Jill Christensen
Jill ChristensenAuthor Blogger
Jill Christensen is a guest blogger for EmpowerPoints, an employee engagement expert, best-selling author, and international keynote speaker. She is a Top 100 Global Employee Engagement Influencer, authored the best-selling book, If Not You, Who?, and works with the best and brightest global leaders to improve productivity and retention, customer satisfaction, and revenue growth by re-engaging employees. Jill’s Website | LinkedIn Profile

One of the best business books I’ve read is THE ONE THING, which outlines the surprisingly simple truth behind extraordinary results.  The premise is that if you chase two rabbits, you will not catch either one (Russian Proverb).  In order to succeed you must narrow your focus.

 There is no surefire thing, but there’s always something, ONE THING, that out of everything, matters more than anything.  At any moment in time there can only be ONE THING, and when that ONE THING is aligned with your purpose and sits atop your priorities, it will be the most productive thing you can do to launch you toward becoming the best you can be.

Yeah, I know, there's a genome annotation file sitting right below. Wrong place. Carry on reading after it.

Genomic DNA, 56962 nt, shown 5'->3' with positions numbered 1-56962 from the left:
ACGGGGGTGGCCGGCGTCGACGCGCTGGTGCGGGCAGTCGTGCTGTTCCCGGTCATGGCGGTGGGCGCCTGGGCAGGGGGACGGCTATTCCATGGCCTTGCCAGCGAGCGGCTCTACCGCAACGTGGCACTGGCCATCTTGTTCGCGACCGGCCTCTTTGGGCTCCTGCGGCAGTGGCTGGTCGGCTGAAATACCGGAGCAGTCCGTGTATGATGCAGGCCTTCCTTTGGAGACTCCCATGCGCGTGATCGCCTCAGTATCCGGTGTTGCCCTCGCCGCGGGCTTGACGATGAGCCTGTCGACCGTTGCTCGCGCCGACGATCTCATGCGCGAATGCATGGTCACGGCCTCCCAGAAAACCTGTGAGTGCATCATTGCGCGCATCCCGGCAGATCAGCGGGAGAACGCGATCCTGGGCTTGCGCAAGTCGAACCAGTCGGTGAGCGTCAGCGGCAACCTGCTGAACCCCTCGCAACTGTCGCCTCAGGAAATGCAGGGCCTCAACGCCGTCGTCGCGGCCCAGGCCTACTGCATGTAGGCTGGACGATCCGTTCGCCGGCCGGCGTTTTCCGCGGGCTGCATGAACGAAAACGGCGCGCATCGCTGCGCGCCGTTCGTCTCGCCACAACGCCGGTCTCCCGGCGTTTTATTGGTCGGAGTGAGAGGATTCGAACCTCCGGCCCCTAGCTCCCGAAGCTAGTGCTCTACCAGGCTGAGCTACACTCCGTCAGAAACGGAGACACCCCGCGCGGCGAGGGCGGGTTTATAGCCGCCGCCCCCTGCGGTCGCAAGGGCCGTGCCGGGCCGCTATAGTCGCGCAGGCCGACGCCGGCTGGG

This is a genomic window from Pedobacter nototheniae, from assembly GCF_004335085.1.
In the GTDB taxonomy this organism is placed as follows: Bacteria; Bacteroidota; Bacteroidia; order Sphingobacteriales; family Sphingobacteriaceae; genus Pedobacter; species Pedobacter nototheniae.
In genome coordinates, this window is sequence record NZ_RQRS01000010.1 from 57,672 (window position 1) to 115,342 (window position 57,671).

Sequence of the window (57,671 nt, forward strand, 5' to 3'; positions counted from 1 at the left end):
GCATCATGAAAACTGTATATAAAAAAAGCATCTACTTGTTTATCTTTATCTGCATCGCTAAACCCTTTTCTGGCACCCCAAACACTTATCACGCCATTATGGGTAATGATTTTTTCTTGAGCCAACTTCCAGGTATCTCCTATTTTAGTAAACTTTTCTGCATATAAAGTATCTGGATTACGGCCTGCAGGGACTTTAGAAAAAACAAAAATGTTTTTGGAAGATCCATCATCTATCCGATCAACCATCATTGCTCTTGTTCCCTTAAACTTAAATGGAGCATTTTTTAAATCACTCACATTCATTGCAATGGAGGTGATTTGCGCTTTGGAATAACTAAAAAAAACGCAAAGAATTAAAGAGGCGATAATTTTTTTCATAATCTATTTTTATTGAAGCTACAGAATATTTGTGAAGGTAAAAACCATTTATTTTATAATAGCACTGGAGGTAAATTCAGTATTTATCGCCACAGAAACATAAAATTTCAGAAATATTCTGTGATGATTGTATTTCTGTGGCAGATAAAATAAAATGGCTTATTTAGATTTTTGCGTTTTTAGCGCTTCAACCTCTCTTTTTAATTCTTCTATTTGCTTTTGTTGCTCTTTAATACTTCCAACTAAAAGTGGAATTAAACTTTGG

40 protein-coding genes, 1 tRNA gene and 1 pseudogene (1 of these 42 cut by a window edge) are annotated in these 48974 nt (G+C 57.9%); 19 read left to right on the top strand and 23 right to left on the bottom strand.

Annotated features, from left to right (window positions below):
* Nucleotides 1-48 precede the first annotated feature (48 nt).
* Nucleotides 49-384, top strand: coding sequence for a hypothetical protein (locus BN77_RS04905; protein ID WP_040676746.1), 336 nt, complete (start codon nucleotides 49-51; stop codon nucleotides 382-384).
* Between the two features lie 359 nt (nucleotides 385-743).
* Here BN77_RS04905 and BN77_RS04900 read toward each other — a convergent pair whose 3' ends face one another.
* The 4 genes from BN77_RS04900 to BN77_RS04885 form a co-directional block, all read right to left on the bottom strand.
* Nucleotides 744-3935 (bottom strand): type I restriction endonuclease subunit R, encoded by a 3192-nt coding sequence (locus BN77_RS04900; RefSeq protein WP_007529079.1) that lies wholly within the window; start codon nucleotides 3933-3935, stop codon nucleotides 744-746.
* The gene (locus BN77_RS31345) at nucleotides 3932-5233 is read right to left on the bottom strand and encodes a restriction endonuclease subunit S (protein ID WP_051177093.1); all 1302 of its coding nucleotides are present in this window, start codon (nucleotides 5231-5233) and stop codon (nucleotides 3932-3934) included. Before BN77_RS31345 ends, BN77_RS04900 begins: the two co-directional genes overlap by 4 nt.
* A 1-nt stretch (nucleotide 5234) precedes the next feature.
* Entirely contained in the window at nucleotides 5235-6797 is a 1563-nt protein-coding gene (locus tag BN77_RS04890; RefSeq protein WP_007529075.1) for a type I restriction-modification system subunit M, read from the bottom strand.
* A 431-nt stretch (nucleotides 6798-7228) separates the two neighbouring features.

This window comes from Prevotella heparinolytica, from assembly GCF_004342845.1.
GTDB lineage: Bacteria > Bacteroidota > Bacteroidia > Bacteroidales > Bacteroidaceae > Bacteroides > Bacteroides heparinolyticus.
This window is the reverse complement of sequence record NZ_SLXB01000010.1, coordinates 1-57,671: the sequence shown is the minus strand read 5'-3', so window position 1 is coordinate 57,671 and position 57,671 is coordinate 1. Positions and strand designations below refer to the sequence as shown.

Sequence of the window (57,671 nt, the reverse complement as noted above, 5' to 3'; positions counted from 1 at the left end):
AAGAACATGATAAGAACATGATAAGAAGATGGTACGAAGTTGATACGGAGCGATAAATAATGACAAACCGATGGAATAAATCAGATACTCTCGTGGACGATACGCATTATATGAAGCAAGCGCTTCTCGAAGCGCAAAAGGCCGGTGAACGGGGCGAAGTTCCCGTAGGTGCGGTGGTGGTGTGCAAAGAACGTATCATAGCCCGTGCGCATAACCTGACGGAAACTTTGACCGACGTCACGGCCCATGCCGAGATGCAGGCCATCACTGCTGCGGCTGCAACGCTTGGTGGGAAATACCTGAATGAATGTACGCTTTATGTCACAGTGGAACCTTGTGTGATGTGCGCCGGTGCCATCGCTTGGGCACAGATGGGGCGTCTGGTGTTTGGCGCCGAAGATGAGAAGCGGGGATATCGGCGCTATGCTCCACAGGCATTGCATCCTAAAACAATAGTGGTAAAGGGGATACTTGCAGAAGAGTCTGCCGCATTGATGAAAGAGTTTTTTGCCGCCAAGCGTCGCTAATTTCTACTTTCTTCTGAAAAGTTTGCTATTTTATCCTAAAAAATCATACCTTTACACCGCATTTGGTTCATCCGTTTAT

Wikipedia defines human multitasking as an apparent human ability to perform more than one task, or activity, at the same time.  It goes on to say that multitasking can result in time wasted due to human context switching and more errors due to insufficient attention.  Studies have shown that it is impossible to effectively focus on more than one task at a time. 

The operative word here?  Apparent.  The ability to effectively multitask is a myth, therefore you can quickly up your leadership game by embracing the concepts in THE ONE THING.

 WHAT CAN I DO?  Ask yourself this question… what is THE ONE THING I can do today to be the best leader in the world and drive extraordinary results?  Is it to verbally recognize your employees?  To schedule a standing weekly meeting to brainstorm and implement improvements with employees?  To put a low-performer on a Performance Improvement Plan?  I know from experience that spreading yourself too thin never yields extraordinary results.  Start your day – every day – by asking yourself this question and then execute.  Thank you, authors Gary Keller and Jay Papasan, for reminding us that success doesn’t have to be difficult.